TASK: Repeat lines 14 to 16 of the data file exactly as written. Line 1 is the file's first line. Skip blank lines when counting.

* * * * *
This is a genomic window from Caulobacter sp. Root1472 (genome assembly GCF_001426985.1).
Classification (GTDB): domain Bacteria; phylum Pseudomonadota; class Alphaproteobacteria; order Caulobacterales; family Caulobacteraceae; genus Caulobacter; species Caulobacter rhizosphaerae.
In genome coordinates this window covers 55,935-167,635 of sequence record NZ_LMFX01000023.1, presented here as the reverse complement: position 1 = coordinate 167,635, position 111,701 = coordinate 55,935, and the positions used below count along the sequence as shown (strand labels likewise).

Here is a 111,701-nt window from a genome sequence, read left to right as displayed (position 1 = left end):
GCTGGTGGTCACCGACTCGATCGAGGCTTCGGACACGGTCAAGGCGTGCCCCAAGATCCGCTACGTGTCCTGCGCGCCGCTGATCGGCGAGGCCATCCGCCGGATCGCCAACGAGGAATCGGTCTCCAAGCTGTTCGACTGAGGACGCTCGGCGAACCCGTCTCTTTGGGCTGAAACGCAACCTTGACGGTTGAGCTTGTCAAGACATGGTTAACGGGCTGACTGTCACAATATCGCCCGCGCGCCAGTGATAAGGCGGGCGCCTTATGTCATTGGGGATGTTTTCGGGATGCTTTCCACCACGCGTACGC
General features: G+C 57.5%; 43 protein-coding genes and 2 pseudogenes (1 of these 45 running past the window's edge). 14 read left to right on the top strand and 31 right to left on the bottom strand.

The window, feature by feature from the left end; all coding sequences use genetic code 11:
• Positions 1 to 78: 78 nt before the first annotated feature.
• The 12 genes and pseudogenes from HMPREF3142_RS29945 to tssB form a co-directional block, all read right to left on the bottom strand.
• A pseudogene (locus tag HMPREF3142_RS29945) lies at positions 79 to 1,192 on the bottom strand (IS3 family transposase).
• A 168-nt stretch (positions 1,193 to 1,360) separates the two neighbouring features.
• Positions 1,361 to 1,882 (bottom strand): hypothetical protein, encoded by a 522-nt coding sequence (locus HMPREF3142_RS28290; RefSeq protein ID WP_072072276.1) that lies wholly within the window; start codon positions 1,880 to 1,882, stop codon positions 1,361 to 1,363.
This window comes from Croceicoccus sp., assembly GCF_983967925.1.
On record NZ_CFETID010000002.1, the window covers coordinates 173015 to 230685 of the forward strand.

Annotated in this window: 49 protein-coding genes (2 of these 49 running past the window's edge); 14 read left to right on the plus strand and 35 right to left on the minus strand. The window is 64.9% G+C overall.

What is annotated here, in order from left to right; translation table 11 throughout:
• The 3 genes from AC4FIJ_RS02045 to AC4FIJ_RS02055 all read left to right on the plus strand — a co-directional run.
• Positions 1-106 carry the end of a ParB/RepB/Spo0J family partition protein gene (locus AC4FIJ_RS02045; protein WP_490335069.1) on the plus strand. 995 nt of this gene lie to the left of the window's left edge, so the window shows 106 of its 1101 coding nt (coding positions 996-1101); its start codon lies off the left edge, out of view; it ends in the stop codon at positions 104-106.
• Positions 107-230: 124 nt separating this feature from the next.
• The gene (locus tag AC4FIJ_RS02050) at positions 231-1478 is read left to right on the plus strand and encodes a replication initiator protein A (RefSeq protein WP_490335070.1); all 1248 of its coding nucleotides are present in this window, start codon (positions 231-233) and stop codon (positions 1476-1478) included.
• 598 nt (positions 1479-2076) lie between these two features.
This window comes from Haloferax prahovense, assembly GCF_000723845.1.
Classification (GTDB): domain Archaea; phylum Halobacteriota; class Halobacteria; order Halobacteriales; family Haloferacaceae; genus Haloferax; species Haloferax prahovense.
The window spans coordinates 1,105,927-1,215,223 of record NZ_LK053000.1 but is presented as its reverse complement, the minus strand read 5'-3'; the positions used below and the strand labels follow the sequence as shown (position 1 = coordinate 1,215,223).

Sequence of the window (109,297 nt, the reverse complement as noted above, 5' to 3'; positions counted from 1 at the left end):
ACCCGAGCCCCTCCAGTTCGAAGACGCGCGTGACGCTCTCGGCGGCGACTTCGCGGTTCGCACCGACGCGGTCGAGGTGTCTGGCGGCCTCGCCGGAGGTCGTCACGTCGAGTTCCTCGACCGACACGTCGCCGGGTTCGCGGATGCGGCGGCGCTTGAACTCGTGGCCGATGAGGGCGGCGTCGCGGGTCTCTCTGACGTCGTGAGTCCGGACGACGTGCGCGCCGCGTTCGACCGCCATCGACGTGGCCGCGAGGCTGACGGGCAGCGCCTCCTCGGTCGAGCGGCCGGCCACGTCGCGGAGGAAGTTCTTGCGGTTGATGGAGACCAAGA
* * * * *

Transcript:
On record NZ_CFETID010000002.1, the window covers coordinates 173015 to 230685 of the forward strand.

Annotated in this window: 49 protein-coding genes (2 of these 49 running past the window's edge); 14 read left to right on the plus strand and 35 right to left on the minus strand. The window is 64.9% G+C overall.

What is annotated here, in order from left to right; translation table 11 throughout: